All tucked in at the end of the day. Ya'll have seen the drill and tap routine already.

Image
User avatar
rj5156
 
Posts: 2279
Images: 0
Joined: Thu Nov 06, 2014 9:57 am
Location: Southern Indiana
Karma: 7

Re: Homeless? Life After a House Fire.

Postby rj5156 » Sat Mar 11, 2017 11:01 am

Pallets of parts are all lined up. Five separate builds and one re-build on a very old machine going on, in various stages. Some of this will go to a museum at a local distillery. I'll share details on that when I get them.

Image


The machine I wish I was using to do all this drilling and tapping. Not enough open floor space to get the tubes through. Pity.

Image


Remember Checkers, the shop cat at Stamler? He has his routine down now. He makes his rounds getting handouts from everyone. Brian is treating him for ear mites. Checkers is NOT grateful. More on that later.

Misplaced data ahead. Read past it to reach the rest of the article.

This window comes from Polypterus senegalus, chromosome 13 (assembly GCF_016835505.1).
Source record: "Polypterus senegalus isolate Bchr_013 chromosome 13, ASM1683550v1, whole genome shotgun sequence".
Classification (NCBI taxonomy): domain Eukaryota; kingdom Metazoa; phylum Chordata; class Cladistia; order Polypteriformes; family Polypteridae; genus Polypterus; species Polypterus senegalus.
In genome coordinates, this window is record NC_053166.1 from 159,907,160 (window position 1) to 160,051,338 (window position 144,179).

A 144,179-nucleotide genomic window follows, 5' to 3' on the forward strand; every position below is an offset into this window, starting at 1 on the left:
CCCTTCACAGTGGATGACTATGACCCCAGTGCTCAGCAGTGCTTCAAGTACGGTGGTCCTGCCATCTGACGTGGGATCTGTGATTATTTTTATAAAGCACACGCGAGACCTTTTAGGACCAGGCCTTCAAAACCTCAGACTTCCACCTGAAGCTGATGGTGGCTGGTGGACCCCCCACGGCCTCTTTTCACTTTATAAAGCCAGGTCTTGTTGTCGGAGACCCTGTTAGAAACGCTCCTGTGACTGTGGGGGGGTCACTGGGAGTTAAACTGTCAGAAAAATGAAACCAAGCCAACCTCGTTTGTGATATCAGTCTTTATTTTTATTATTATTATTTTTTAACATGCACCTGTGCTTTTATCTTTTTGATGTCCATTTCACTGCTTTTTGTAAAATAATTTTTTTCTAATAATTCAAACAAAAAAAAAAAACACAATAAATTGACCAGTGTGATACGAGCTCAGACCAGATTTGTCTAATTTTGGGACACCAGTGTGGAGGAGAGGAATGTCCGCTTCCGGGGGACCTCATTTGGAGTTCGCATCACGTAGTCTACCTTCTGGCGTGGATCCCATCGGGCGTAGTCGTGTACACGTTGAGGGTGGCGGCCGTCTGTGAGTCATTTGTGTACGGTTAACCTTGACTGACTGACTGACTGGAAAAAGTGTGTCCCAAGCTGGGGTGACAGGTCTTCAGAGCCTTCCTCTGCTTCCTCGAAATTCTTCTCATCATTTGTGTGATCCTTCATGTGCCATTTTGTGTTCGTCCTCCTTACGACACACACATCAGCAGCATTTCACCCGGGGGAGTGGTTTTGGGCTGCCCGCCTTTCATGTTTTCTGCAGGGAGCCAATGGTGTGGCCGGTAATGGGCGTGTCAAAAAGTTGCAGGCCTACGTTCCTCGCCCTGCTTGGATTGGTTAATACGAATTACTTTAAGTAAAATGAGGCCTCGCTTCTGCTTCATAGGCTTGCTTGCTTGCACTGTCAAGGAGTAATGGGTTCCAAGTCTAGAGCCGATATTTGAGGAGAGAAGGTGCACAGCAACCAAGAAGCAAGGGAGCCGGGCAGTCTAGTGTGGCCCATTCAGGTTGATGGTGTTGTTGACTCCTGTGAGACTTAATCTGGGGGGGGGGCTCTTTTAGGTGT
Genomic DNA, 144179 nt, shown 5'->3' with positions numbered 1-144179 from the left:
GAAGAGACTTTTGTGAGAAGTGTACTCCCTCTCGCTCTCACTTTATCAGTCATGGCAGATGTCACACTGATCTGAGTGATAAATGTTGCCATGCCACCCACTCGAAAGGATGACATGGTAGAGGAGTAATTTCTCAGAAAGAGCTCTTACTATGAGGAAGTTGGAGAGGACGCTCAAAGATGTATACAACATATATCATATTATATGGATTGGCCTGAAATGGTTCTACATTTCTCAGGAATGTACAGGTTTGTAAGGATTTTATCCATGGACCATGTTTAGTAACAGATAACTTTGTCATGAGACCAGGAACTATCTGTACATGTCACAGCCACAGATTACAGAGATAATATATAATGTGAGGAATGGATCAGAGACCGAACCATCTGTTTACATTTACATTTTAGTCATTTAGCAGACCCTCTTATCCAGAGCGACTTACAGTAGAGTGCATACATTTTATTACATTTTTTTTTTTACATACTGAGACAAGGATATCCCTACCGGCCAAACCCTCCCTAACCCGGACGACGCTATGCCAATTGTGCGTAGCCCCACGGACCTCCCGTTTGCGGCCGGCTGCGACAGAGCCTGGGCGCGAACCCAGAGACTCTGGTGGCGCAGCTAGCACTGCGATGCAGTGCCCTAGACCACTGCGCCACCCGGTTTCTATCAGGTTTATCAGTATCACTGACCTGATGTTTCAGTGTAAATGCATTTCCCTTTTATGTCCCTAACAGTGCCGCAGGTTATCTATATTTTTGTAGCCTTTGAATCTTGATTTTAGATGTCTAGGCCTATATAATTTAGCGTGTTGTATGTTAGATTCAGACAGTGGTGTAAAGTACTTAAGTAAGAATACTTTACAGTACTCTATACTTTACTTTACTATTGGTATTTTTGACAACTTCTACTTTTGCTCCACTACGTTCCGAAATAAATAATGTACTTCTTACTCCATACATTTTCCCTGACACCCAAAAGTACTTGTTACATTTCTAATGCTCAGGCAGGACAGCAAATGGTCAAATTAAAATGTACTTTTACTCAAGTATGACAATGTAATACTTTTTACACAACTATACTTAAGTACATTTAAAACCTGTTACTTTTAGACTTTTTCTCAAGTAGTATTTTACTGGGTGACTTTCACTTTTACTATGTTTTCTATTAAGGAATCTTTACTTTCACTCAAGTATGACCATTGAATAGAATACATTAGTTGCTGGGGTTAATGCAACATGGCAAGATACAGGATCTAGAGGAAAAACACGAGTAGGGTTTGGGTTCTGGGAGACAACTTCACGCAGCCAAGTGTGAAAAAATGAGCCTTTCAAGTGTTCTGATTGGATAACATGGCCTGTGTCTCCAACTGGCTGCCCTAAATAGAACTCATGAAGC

Image
User avatar
rj5156
 
Posts: 2279
Images: 0
Joined: Thu Nov 06, 2014 9:57 am
Location: Southern Indiana
Karma: 7

Re: Homeless? Life After a House Fire.

Postby rj5156 » Sat Mar 11, 2017 11:18 am

Still old news. Below is a post from February 23rd. I used Facebook to keep enough notes that I would remember the details when I got time to edit, resize and upload all the photos to share here.

You guys come after feeding and clothing ourselves, and sleep, but before pretty much everything else by the way. I really do get updates posted here as soon as it is reasonably possible. Housework beyond the minimum necessary level will wait. Brian and I both have decided it is very important to share about what we are doing and why we are doing it. As usual, the what comes first, and then we talk about why. We might be halfway there now? Got another whole batch of pictures to edit, resize and upload. See how far I get today.


It is an honor and a privilege to do the level of work we have been sharing here. We labored for many years to get to this point and it was one of our shared goals to do exactly this. We have only just begun. We still have goals for education and economic opportunity. We needed to have this level of work first and we definitely are there now.